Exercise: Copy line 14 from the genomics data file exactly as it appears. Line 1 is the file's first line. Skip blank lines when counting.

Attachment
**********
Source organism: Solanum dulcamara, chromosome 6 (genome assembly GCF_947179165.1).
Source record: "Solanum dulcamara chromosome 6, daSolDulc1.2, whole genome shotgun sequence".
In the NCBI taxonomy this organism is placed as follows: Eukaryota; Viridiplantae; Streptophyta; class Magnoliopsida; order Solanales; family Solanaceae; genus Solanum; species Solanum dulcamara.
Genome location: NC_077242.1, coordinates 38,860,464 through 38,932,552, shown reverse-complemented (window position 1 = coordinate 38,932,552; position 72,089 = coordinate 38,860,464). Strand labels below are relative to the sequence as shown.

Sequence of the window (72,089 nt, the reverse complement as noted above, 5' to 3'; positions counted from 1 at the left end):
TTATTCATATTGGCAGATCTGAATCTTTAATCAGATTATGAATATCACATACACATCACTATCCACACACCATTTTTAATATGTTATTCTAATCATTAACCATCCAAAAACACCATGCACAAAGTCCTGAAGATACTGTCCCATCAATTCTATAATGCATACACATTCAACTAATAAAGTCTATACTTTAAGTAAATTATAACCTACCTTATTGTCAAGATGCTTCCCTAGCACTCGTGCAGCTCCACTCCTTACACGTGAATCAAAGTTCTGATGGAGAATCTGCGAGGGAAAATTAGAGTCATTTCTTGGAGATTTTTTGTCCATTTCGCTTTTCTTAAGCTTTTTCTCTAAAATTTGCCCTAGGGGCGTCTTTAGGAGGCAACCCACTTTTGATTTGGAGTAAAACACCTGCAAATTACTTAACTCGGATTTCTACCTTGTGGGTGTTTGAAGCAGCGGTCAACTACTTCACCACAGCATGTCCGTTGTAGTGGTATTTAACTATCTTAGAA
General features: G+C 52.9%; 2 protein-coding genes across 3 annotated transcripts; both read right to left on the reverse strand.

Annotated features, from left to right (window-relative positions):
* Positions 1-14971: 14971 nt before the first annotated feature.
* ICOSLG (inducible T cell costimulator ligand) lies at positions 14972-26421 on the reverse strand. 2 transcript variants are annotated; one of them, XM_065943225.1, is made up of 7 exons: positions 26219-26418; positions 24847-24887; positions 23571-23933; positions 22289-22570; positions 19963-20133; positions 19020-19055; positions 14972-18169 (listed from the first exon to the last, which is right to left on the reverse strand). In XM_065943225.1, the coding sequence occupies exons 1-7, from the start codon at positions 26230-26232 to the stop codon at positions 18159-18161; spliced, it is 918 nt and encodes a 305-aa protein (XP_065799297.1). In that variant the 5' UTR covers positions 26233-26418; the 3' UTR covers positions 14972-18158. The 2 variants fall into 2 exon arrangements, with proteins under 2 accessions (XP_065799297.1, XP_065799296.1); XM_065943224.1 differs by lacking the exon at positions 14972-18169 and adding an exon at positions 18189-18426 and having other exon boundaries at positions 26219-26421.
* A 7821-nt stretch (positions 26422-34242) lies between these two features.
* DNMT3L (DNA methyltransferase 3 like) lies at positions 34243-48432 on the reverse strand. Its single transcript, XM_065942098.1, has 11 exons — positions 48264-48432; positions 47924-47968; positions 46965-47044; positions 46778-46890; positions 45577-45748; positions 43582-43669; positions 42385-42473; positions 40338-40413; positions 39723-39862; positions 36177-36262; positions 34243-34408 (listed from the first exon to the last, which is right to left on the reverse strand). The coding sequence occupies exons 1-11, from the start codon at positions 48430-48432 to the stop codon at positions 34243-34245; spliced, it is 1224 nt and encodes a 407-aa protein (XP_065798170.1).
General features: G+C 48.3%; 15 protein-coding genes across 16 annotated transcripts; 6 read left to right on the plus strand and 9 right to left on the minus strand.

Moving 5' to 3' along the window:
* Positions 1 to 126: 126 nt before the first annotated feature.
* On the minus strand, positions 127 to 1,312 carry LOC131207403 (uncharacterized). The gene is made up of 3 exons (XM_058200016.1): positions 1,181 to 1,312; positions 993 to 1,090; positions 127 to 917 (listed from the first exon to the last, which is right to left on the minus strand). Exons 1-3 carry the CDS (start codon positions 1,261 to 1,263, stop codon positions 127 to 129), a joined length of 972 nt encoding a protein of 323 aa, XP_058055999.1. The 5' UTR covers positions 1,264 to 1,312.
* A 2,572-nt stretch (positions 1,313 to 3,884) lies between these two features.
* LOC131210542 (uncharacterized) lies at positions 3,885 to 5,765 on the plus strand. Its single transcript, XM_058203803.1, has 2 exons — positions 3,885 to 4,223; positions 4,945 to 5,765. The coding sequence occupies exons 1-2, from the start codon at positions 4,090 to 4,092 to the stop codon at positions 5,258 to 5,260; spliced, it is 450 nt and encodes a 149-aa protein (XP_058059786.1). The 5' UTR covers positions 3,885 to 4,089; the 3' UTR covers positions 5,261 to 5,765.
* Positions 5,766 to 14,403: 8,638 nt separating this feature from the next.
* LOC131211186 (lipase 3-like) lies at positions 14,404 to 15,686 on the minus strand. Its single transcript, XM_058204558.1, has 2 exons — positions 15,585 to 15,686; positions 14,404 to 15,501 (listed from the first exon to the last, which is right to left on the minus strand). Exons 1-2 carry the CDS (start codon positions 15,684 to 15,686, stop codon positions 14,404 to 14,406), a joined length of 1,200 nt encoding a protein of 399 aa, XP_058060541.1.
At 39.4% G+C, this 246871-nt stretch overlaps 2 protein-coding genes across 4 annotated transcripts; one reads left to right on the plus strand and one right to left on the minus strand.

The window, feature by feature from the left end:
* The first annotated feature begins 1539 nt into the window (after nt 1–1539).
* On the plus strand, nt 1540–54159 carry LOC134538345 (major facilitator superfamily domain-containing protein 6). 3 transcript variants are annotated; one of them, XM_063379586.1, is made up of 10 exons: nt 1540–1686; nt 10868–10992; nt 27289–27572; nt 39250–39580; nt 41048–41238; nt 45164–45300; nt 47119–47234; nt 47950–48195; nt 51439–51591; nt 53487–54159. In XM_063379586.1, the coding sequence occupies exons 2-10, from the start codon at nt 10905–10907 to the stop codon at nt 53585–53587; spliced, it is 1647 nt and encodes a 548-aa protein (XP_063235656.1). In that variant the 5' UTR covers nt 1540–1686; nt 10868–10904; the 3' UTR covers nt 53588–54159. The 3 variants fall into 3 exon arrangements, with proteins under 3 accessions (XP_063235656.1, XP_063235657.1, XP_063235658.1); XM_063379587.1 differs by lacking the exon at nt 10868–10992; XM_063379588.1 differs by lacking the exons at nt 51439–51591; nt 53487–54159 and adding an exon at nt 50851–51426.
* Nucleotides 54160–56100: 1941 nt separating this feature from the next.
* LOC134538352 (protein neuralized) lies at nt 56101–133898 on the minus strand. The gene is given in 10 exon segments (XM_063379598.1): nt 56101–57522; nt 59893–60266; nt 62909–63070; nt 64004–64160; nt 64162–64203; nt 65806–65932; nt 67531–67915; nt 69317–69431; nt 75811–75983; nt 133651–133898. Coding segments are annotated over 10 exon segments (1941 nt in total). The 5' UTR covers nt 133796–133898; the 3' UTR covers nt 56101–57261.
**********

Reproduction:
Moving 5' to 3' along the window: